A backward State in terms of surface communication, Assam is set to see better days a few years down the road if four key projects are completed in time. The foundation stones for the four projects were laid by Union minister Nitin Gadkari on Saturday — a ship repair facility at Pandu, four laning of four new sections of NH-37, and two bridges across the Brahmaputra with one connecting Jorhat and North Lakhimpur through Majuli and the other connecting Sivasagar and Lakhimpur districts via Desangmukh. Gadkari also iugurated the roll on-roll off (Ro-Ro) ferry service between Dhubri and Hatsingimari on the Brahmaputra. For long Majuli, mostly in the news for floods and missing out on the UN’s World Heritage status year after year, has this time made it to the headlines with the hope that the planned Rs 10,000 crore bridge will end its geographical isolation. Gadkari spoke of Xatradhikars joining hands with youth and social organizations to press for connecting Majuli with the outside world. Surely all talk of safeguarding Majuli from the Brahmaputra and preserving its Vaishvite culture and unique ecosystem is meaningless, if it is not even well connected via transport network for urgently moving men and materials. Likewise for the people of Lakhimpur in North Bank, the planned road and bridge connection from Sivasagar to Lakhimpur via Dhakuakho and from Lakhimpur over Luit-Khabolu to Majuli and then on to Jorhat — promises to help release a lot of productive energy with positive implications for the entire area’s economy. As for Pandu which had a ship repair facility abandoned in 1990, the new slipway project is aimed to upgrade it by December 2018 with an investment of Rs 51 crore. After this makeover, the Pandu facility is expected to simultaneously handle three vessels up to 60 metres in length, with provision for expansion later to build ships.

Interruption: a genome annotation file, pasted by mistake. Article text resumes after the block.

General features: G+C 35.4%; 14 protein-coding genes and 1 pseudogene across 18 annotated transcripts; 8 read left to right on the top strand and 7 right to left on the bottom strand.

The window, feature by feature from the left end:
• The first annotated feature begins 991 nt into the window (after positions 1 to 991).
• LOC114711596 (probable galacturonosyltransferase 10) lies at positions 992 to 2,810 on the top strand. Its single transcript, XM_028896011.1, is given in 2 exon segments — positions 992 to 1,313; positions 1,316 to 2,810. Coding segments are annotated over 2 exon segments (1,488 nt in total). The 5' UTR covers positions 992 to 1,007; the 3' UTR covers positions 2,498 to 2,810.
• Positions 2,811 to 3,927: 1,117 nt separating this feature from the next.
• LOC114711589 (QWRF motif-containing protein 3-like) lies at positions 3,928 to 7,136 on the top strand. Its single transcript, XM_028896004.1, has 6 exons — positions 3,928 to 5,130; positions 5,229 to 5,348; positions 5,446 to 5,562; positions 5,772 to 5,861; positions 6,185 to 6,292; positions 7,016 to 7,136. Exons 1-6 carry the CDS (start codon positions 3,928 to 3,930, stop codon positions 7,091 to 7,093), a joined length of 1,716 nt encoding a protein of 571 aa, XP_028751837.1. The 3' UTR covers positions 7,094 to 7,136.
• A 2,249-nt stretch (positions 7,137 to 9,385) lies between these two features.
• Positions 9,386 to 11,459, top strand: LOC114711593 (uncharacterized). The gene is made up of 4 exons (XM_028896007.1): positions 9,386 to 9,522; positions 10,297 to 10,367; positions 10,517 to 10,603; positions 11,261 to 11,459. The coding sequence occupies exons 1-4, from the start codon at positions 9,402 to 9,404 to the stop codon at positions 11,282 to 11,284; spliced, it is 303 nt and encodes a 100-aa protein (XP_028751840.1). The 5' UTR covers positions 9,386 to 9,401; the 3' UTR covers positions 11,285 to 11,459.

The Ro-Ro ferry service iugurated between Dhubri and Hatsingimari promises to facilitate movement of trucks between the North and South banks over waterway and thereby cut road distance from 220 km to 30 km. Ro-Ro services in three more places across the Brahmaputra and a bridge to connect Dhubri-Phulbari are on the anvil, Gadkari has informed, pointing to the need to reduce logistics cost of passenger and goods traffic from 18 per cent to at least 12 per cent by using waterways. The Union Road Transport and Shipping minister also reiterated Central plans to announce 106 tiol waterways across the country, including 11 in Assam. To be connected by Inland Water Transport Authority, the 11 waterways in Assam will include the Barak, Gangadhar, Puthimari, Kopili, Aai, Dhansiri, Subansiri, Dehing and Dikhou rivers. Overall, the Centre will invest Rs 25,000 crore for developing roads, bridges and waterways in Assam in the next 2-3 years, Gadkari has promised. But according to Chief Minister Tarun Gogoi, these are but mere promises ‘to hoodwink the people’ of a poll-bound State. Questioning how can project cost be estimated without preparing detailed project reports (DPRs), the Chief Minister was reportedly so miffed that he skipped Gadkari’s foundation stone laying functions despite being invited. Other ministers and senior bureaucrats too followed the Chief Minister’s cue and stayed away. Gogoi had earlier complained loudly that Prime Minister Modi has been iugurating projects in Assam ‘initiated by the previous Congress-led UPA government’. Even if there is a modicum of truth in his charge, so what? Given the sil’s pace in implementing projects in the State, did the CM expect the same government of his liking at the Centre to initiate and iugurate projects, thereby delivering him the votes on a platter? Taking the example of only two Eastern States Bihar and West Bengal — their Chief Ministers have, more often than not, made it a point to attend such events with the Prime Minister and other Central ministers. That has not deterred Nitish Kumar or Mamata Banerjee to make their own pitches from that platform to the electorate. Assam needs development urgently; it can do without such politically motivated quarrels with the Centre and churlish displays of petty-mindedness. As BPF chief Hagrama Mohilary recently put it in his characteristic style — the money to develop BTAD must come somehow, and that money ‘does not have Modi’s or Sonia’s image on it’!